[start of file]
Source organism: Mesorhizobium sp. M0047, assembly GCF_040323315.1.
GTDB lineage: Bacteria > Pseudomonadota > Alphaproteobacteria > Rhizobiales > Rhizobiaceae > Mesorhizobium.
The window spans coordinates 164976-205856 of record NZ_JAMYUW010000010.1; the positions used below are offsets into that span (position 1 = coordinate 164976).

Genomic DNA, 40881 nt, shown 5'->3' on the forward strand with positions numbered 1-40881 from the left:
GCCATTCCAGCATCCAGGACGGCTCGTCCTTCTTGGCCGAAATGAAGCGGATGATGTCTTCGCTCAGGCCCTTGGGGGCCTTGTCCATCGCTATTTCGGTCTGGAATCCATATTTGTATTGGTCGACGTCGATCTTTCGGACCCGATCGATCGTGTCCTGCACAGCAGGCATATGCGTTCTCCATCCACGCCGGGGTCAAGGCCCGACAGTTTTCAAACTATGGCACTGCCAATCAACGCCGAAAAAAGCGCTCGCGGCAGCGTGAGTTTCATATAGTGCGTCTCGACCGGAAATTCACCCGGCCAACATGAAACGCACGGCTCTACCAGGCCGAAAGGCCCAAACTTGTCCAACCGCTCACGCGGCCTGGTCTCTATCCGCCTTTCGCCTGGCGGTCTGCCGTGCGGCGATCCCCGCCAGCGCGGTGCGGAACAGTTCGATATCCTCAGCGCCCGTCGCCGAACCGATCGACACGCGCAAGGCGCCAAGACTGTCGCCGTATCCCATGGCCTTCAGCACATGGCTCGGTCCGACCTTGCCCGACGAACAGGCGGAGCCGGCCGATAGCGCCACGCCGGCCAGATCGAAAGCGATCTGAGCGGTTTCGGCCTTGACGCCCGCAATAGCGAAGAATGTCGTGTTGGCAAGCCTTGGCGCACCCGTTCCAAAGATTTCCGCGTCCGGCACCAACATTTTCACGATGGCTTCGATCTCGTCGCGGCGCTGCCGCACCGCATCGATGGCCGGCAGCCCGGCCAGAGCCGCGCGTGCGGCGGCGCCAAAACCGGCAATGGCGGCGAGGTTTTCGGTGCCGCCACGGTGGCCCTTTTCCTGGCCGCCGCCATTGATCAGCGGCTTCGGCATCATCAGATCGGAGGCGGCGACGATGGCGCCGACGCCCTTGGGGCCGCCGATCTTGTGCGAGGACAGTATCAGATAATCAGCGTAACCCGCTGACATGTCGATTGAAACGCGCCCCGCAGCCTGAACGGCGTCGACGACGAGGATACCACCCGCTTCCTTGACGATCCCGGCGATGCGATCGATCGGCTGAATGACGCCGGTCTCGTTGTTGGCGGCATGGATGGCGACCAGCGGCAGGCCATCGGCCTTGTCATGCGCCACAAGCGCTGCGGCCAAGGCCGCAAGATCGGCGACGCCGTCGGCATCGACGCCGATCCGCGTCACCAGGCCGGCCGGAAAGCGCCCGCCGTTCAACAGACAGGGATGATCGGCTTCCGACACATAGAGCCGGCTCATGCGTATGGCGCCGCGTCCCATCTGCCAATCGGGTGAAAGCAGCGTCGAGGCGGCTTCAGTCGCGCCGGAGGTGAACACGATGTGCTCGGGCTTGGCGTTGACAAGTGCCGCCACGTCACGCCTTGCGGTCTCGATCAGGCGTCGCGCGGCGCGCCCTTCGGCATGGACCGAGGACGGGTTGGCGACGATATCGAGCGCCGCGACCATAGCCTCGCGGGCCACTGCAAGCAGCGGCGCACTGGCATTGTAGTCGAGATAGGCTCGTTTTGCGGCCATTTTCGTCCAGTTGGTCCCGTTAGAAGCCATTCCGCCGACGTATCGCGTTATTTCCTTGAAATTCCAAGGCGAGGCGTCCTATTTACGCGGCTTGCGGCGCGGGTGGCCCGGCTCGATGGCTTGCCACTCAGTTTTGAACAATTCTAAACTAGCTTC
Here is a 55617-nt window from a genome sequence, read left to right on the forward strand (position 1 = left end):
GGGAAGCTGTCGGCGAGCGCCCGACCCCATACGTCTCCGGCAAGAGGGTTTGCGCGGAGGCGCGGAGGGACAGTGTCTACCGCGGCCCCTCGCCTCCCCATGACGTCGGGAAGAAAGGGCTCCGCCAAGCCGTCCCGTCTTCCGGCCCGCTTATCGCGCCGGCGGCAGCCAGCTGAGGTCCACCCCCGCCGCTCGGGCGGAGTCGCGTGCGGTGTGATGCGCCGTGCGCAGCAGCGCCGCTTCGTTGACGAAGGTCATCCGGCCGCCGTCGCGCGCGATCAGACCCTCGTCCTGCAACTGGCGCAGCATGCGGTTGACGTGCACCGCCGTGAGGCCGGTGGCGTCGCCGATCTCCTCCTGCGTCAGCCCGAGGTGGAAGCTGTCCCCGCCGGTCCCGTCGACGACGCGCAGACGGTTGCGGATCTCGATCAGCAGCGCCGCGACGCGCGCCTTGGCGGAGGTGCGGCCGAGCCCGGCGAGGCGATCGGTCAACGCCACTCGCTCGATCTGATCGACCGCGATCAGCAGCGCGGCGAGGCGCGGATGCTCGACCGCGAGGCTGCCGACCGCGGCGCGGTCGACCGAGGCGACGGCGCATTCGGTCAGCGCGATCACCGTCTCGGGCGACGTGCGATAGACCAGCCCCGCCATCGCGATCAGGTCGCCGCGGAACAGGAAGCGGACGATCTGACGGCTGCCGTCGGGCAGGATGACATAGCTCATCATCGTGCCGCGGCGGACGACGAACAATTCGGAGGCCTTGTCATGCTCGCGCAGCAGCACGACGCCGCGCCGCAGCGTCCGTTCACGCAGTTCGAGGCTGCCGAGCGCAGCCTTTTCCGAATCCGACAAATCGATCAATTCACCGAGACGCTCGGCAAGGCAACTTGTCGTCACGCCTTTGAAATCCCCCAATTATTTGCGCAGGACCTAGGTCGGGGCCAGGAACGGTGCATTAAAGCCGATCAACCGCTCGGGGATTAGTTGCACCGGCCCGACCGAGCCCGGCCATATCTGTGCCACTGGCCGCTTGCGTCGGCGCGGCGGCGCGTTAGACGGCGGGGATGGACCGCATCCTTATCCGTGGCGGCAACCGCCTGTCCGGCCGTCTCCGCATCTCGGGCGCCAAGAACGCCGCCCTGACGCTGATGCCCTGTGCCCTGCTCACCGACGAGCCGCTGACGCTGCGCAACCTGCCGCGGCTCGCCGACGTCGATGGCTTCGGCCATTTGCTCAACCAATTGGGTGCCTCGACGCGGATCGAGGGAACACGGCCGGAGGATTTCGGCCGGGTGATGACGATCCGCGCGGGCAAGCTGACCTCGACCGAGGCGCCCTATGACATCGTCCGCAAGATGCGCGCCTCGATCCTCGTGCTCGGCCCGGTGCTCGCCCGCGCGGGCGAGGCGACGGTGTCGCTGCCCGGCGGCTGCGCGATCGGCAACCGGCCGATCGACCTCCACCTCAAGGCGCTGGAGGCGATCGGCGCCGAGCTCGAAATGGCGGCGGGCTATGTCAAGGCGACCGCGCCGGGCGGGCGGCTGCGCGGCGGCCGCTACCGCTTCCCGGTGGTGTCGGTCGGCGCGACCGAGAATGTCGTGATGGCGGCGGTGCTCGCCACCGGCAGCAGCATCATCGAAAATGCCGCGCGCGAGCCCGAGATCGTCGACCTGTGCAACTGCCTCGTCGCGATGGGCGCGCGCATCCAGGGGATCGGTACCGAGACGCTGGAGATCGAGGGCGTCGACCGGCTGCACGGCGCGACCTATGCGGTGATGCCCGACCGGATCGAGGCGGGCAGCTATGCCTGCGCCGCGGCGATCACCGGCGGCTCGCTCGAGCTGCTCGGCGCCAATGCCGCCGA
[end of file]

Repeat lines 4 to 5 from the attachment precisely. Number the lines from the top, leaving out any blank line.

Genomic DNA, 40881 nt, shown 5'->3' on the forward strand with positions numbered 1-40881 from the left:
GCCATTCCAGCATCCAGGACGGCTCGTCCTTCTTGGCCGAAATGAAGCGGATGATGTCTTCGCTCAGGCCCTTGGGGGCCTTGTCCATCGCTATTTCGGTCTGGAATCCATATTTGTATTGGTCGACGTCGATCTTTCGGACCCGATCGATCGTGTCCTGCACAGCAGGCATATGCGTTCTCCATCCACGCCGGGGTCAAGGCCCGACAGTTTTCAAACTATGGCACTGCCAATCAACGCCGAAAAAAGCGCTCGCGGCAGCGTGAGTTTCATATAGTGCGTCTCGACCGGAAATTCACCCGGCCAACATGAAACGCACGGCTCTACCAGGCCGAAAGGCCCAAACTTGTCCAACCGCTCACGCGGCCTGGTCTCTATCCGCCTTTCGCCTGGCGGTCTGCCGTGCGGCGATCCCCGCCAGCGCGGTGCGGAACAGTTCGATATCCTCAGCGCCCGTCGCCGAACCGATCGACACGCGCAAGGCGCCAAGACTGTCGCCGTATCCCATGGCCTTCAGCACATGGCTCGGTCCGACCTTGCCCGACGAACAGGCGGAGCCGGCCGATAGCGCCACGCCGGCCAGATCGAAAGCGATCTGAGCGGTTTCGGCCTTGACGCCCGCAATAGCGAAGAATGTCGTGTTGGCAAGCCTTGGCGCACCCGTTCCAAAGATTTCCGCGTCCGGCACCAACATTTTCACGATGGCTTCGATCTCGTCGCGGCGCTGCCGCACCGCATCGATGGCCGGCAGCCCGGCCAGAGCCGCGCGTGCGGCGGCGCCAAAACCGGCAATGGCGGCGAGGTTTTCGGTGCCGCCACGGTGGCCCTTTTCCTGGCCGCCGCCATTGATCAGCGGCTTCGGCATCATCAGATCGGAGGCGGCGACGATGGCGCCGACGCCCTTGGGGCCGCCGATCTTGTGCGAGGACAGTATCAGATAATCAGCGTAACCCGCTGACATGTCGATTGAAACGCGCCCCGCAGCCTGAACGGCGTCGACGACGAGGATACCACCCGCTTCCTTGACGATCCCGGCGATGCGATCGATCGGCTGAATGACGCCGGTCTCGTTGTTGGCGGCATGGATGGCGACCAGCGGCAGGCCATCGGCCTTGTCATGCGCCACAAGCGCTGCGGCCAAGGCCGCAAGATCGGCGACGCCGTCGGCATCGACGCCGATCCGCGTCACCAGGCCGGCCGGAAAGCGCCCGCCGTTCAACAGACAGGGATGATCGGCTTCCGACACATAGAGCCGGCTCATGCGTATGGCGCCGCGTCCCATCTGCCAATCGGGTGAAAGCAGCGTCGAGGCGGCTTCAGTCGCGCCGGAGGTGAACACGATGTGCTCGGGCTTGGCGTTGACAAGTGCCGCCACGTCACGCCTTGCGGTCTCGATCAGGCGTCGCGCGGCGCGCCCTTCGGCATGGACCGAGGACGGGTTGGCGACGATATCGAGCGCCGCGACCATAGCCTCGCGGGCCACTGCAAGCAGCGGCGCACTGGCATTGTAGTCGAGATAGGCTCGTTTTGCGGCCATTTTCGTCCAGTTGGTCCCGTTAGAAGCCATTCCGCCGACGTATCGCGTTATTTCCTTGAAATTCCAAGGCGAGGCGTCCTATTTACGCGGCTTGCGGCGCGGGTGGCCCGGCTCGATGGCTTGCCACTCAGTTTTGAACAATTCTAAACTAGCTTC